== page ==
USS South Dakota (ACR-9)

The first USS South Dakota (ACR-9/CA-9), also referred to "Armored Cruiser No. 9", and later renamed Huron, was a United States Navy Pennsylvania-class armored cruiser.

South Dakota was laid down on 30 September 1902 by the Union Iron Works, San Francisco, California, she was launched on 21 July 1904; sponsored by Grace Herreid, daughter of Charles N. Herreid, Governor of South Dakota, and commissioned on 27 January 1908, Captain James T. Smith in command.

USS Steady (AM-118)

USS Steady (AM-118) was an Auk-class minesweeper acquired by the United States Navy for the dangerous task of removing mines from minefields laid in the water to prevent ships from passing.

Steady was laid down on 17 November 1941 by the American Ship Building Company, Cleveland, Ohio launched on 6 June 1942; sponsored by Mrs. R. P. Schlabach, Jr.; and commissioned on 16 November 1942, Lt. Comdr. F. W. Maennle, USNR, in command.

Steady sailed down the Saint Lawrence River, and stopped at Boston before proceeding to Norfolk, her home port. After completion of fitting-out and a shakedown cruise, she got under way for North Africa and arrived at Mers El Kébir, Algeria, on 13 April 1943. She operated in Algerian waters until 1 July when she joined a convoy heading, via Bizerte, Tunisia, for Sicily.

USS Sunnadin (ATA-197)

ATA-197 was laid down on 4 December 1944 at Orange, Texas, by the Levingston Shipbuilding Co.; launched on 6 January 1945; and commissioned on 15 March 1945.

ATA-197 made her shakedown cruise from Galveston, Texas, in late March and early April. She reported for duty on 11 April, then was ordered to the Pacific. The tug transited the Panama Canal on 25 April and, two days short of a month later, arrived at Pearl Harbor, Hawaii. She departed Pearl Harbor on 1 June and voyaged through the central Pacific to Eniwetok, Guam, Okinawa, and Saipan, towing various craft at and between those islands. On 10 August she cleared Saipan for Pearl Harbor, where she arrived two weeks later. On the 28th, she continued her voyage to San Francisco, arriving there on 5 September. A month later, she headed back to Hawaii and entered Pearl Harbor again on 15 October.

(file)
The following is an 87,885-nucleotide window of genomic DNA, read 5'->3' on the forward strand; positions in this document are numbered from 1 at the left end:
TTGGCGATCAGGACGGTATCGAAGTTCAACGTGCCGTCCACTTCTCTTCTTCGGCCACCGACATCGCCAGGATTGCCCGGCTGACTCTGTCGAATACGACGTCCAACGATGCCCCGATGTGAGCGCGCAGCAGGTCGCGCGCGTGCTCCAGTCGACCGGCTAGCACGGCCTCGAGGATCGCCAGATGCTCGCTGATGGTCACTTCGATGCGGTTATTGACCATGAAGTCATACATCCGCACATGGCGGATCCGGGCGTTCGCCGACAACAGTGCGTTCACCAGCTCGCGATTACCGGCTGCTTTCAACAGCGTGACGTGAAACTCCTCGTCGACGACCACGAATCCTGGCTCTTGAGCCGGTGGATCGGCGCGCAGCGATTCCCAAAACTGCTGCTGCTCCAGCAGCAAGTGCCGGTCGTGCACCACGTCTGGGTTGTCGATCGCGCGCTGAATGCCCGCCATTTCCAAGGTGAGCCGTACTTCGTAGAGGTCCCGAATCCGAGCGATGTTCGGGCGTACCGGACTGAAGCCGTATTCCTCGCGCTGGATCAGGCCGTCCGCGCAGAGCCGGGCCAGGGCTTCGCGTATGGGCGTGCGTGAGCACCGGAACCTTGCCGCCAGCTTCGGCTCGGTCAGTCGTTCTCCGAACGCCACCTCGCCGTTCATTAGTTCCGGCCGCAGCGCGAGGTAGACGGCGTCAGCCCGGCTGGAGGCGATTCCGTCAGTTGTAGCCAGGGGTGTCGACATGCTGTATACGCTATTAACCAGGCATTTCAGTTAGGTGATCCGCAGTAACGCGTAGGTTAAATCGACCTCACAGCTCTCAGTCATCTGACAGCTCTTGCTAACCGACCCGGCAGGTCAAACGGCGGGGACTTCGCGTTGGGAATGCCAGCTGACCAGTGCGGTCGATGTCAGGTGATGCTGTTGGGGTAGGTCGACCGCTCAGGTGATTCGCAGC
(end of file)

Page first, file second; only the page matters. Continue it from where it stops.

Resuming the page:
Soon after her return to Hawaii, ATA-197 was assigned to duty with the 14th Naval District, out of Pearl Harbor. With the exception of a short tour of duty with the 11th Naval District out of San Diego in 1946, she spent the next twenty years towing Navy ships between the bases in the 14th Naval District. On 16 July 1948. she was named Sunnadin, the second Navy tug to bear that name. Though her duties were concentrated in the Hawaiian Islands, Sunnadin periodically cruised to Kwajalein Atoll in the Marshall Islands. More often though, her ports of call were Pearl Harbor, Palmyra Island, and Johnston Island.

On 13 October 1965, Sunnadin deployed to the western Pacific. There she participated in a hydrographic survey operation conducted by the Naval Oceano-graphic Office in the South China Sea. During that survey she entered the Vietnam combat zone, but saw no action. She returned to Pearl Harbor on 1 March 1966 and resumed normal towing duties, making one tow to Guam in the Marianas in July. On 5 October 1966, the tug was reassigned from the 14th Naval District to the Service Force, Pacific Fleet. Sunnadin served this organization for three years, still operating from Pearl Harbor. In early 1968, she made a voyage to American Samoa and Canton Island. In the fall of 1969, an Inspection and Survey Board determined that Sunnadin was unfit for further naval service and, on 20 November 1969, she was decommissioned at Pearl Harbor; and her name was struck from the Navy list. Her hulk was sold to Flynn-Learner, of Honolulu, in February 1971.